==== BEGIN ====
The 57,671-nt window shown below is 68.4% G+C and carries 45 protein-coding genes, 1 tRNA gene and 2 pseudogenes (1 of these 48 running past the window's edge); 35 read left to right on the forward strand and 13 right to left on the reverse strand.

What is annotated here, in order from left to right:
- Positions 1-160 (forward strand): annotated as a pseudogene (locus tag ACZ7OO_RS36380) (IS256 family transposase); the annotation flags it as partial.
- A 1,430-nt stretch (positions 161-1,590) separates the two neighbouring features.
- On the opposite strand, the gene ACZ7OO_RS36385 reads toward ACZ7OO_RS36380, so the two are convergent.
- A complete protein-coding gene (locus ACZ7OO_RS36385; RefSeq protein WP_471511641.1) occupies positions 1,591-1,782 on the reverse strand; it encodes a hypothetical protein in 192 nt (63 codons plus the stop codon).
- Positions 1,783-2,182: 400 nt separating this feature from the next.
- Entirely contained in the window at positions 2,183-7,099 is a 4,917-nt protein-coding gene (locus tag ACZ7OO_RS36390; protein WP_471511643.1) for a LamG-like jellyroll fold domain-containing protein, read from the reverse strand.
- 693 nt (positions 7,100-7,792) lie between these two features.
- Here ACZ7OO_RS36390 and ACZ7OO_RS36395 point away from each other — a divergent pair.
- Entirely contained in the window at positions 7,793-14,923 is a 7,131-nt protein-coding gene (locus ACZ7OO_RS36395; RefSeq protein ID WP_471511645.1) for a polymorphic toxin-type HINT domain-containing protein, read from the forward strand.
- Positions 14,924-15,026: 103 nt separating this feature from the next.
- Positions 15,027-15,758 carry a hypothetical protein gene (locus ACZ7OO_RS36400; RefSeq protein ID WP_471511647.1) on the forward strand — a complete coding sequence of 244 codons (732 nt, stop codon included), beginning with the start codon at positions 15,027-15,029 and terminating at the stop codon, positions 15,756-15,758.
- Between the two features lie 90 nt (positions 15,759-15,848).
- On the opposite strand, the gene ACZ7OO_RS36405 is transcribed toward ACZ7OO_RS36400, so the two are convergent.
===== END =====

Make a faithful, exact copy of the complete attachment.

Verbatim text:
The 57,671-nt window shown below is 68.4% G+C and carries 45 protein-coding genes, 1 tRNA gene and 2 pseudogenes (1 of these 48 running past the window's edge); 35 read left to right on the forward strand and 13 right to left on the reverse strand.

What is annotated here, in order from left to right:
- Positions 1-160 (forward strand): annotated as a pseudogene (locus tag ACZ7OO_RS36380) (IS256 family transposase); the annotation flags it as partial.
- A 1,430-nt stretch (positions 161-1,590) separates the two neighbouring features.
- On the opposite strand, the gene ACZ7OO_RS36385 reads toward ACZ7OO_RS36380, so the two are convergent.
- A complete protein-coding gene (locus ACZ7OO_RS36385; RefSeq protein WP_471511641.1) occupies positions 1,591-1,782 on the reverse strand; it encodes a hypothetical protein in 192 nt (63 codons plus the stop codon).
- Positions 1,783-2,182: 400 nt separating this feature from the next.
- Entirely contained in the window at positions 2,183-7,099 is a 4,917-nt protein-coding gene (locus tag ACZ7OO_RS36390; protein WP_471511643.1) for a LamG-like jellyroll fold domain-containing protein, read from the reverse strand.
- 693 nt (positions 7,100-7,792) lie between these two features.
- Here ACZ7OO_RS36390 and ACZ7OO_RS36395 point away from each other — a divergent pair.
- Entirely contained in the window at positions 7,793-14,923 is a 7,131-nt protein-coding gene (locus ACZ7OO_RS36395; RefSeq protein ID WP_471511645.1) for a polymorphic toxin-type HINT domain-containing protein, read from the forward strand.
- Positions 14,924-15,026: 103 nt separating this feature from the next.
- Positions 15,027-15,758 carry a hypothetical protein gene (locus ACZ7OO_RS36400; RefSeq protein ID WP_471511647.1) on the forward strand — a complete coding sequence of 244 codons (732 nt, stop codon included), beginning with the start codon at positions 15,027-15,029 and terminating at the stop codon, positions 15,756-15,758.
- Between the two features lie 90 nt (positions 15,759-15,848).
- On the opposite strand, the gene ACZ7OO_RS36405 is transcribed toward ACZ7OO_RS36400, so the two are convergent.